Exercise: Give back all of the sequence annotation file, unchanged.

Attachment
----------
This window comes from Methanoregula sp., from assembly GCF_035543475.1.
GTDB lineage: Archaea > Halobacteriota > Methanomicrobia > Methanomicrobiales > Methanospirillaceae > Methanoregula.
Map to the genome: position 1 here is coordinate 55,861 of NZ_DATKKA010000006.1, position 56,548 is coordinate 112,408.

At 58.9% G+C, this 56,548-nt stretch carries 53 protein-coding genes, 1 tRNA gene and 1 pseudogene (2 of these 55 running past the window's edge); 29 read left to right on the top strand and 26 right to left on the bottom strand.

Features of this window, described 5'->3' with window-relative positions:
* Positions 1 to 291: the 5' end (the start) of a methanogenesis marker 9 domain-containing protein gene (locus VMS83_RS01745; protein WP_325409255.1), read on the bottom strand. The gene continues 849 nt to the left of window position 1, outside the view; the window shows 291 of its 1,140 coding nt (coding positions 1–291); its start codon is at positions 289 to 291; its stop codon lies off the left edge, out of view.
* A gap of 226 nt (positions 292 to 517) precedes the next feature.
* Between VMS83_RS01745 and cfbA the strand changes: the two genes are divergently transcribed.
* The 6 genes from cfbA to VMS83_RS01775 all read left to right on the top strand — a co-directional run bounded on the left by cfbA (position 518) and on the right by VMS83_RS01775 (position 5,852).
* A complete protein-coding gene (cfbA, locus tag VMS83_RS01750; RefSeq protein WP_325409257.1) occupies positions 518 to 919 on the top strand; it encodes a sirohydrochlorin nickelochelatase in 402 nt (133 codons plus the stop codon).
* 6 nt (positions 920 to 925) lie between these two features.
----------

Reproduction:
This window comes from Methanoregula sp., from assembly GCF_035543475.1.
GTDB lineage: Archaea > Halobacteriota > Methanomicrobia > Methanomicrobiales > Methanospirillaceae > Methanoregula.
Map to the genome: position 1 here is coordinate 55,861 of NZ_DATKKA010000006.1, position 56,548 is coordinate 112,408.

At 58.9% G+C, this 56,548-nt stretch carries 53 protein-coding genes, 1 tRNA gene and 1 pseudogene (2 of these 55 running past the window's edge); 29 read left to right on the top strand and 26 right to left on the bottom strand.

Features of this window, described 5'->3' with window-relative positions:
* Positions 1 to 291: the 5' end (the start) of a methanogenesis marker 9 domain-containing protein gene (locus VMS83_RS01745; protein WP_325409255.1), read on the bottom strand. The gene continues 849 nt to the left of window position 1, outside the view; the window shows 291 of its 1,140 coding nt (coding positions 1–291); its start codon is at positions 289 to 291; its stop codon lies off the left edge, out of view.
* A gap of 226 nt (positions 292 to 517) precedes the next feature.
* Between VMS83_RS01745 and cfbA the strand changes: the two genes are divergently transcribed.
* The 6 genes from cfbA to VMS83_RS01775 all read left to right on the top strand — a co-directional run bounded on the left by cfbA (position 518) and on the right by VMS83_RS01775 (position 5,852).
* A complete protein-coding gene (cfbA, locus tag VMS83_RS01750; RefSeq protein WP_325409257.1) occupies positions 518 to 919 on the top strand; it encodes a sirohydrochlorin nickelochelatase in 402 nt (133 codons plus the stop codon).
* 6 nt (positions 920 to 925) lie between these two features.